A US federal appeals court on Friday upheld the conviction of Russian arms dealer Viktor Bout for conspiring to kill Americans.
The 2nd US Circuit Court of Appeals in New York rejected Bout's contentions that he had been the victim of a vindictive prosecution and that there was no legitimate law enforcement reason to target him.
But a three-judge appeals court panel said the government had been motivated to pursue Bout amid "widespread concern" that he was engaged in criminal conduct, having been on many US and United Nations sanctions lists for several years.
"The government's enthusiastic or energetic pursuit of Bout, a high-priority criminal target, does not demonstrate vindictive, or even inappropriate, government conduct," Circuit Judge Jose Cabranes wrote for the unanimous panel. Albert Dayan, a lawyer for Bout, did not immediately respond to a request for comment.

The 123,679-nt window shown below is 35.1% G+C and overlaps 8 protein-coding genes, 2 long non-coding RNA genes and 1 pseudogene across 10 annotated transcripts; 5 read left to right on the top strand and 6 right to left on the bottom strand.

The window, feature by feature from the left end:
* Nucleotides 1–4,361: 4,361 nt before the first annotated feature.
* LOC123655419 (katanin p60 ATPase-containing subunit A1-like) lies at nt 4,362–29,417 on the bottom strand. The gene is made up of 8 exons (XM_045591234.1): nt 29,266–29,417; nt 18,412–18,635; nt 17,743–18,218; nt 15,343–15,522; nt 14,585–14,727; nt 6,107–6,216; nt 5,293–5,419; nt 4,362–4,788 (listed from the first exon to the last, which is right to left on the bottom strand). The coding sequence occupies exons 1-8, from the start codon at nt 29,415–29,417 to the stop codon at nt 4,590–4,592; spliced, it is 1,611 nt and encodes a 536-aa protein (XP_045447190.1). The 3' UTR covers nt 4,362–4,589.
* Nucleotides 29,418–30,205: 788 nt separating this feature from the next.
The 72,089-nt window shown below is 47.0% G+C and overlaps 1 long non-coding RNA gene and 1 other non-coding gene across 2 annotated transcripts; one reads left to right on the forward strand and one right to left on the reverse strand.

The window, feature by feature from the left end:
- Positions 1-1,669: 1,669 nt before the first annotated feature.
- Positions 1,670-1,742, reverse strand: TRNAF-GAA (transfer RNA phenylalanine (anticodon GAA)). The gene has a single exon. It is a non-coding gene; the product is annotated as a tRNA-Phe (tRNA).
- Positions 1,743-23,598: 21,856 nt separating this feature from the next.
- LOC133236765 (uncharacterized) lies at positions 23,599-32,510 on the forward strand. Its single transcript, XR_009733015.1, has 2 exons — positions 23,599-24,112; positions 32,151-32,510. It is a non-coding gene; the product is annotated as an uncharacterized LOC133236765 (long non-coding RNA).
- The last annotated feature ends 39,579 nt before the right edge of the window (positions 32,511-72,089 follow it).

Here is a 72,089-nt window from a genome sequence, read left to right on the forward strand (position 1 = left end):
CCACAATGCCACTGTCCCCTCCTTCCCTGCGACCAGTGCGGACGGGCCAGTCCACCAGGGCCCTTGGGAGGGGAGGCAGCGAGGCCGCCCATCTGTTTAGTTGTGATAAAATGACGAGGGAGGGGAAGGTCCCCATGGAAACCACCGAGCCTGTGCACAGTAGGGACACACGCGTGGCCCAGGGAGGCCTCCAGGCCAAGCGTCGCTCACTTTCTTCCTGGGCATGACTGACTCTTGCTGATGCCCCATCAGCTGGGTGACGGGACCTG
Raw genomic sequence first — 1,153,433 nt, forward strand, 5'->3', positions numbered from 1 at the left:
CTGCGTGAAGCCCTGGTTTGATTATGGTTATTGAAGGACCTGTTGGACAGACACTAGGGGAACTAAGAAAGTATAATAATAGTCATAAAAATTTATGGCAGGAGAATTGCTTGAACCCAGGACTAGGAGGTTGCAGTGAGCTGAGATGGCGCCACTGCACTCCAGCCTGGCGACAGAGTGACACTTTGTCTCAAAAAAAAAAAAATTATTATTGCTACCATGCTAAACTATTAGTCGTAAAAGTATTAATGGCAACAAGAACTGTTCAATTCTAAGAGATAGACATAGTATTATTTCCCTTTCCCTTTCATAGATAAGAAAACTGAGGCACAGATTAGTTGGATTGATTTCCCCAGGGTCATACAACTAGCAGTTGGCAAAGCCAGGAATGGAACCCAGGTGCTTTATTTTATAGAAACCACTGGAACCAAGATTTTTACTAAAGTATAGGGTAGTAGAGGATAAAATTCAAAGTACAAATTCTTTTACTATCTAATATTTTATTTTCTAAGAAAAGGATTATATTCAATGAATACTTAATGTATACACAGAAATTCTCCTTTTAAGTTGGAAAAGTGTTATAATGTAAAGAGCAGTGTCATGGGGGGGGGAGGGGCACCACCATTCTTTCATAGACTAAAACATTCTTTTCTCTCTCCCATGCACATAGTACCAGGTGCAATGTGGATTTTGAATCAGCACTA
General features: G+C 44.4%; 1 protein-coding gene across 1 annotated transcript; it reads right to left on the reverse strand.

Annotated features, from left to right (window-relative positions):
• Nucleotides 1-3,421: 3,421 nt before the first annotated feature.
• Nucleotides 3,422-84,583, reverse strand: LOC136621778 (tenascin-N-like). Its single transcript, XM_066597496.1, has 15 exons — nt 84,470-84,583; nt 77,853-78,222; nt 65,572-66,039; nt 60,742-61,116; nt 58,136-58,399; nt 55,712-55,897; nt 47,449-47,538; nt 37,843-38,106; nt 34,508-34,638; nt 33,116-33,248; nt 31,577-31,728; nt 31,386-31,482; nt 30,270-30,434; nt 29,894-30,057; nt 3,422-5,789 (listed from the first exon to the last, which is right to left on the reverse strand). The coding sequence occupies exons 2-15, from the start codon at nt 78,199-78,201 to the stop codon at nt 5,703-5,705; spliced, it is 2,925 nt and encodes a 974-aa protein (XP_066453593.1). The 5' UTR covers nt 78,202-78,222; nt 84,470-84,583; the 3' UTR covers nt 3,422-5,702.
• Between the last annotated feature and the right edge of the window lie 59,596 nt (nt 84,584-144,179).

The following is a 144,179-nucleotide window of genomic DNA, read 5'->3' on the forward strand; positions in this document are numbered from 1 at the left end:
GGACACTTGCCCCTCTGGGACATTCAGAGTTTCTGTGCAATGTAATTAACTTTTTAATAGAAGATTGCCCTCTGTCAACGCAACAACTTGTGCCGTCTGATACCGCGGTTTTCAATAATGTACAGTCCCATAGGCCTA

Bout has been serving a 25-year prison sentence following his 2011 conviction, which stemmed from an international sting operations four years earlier.
He was convicted of conspiracy for having agreed to sell arms to US Drug Enforcement Administration informants, who he believed were members of the Revolutionary Armed Forces of Colombia (FARC) who intended to kill US soldiers.
The US government has designated FARC a foreign terrorist organization. Bout's case caused strain in relations between Washington and Moscow, which has demanded the return of the onetime Soviet air force officer.
The case is US v. Bout, 2nd US Circuit Court of Appeals, No. 12-1487.
(Reporting by Jonathan Stempel in New York; Editing by Doina Chiacu)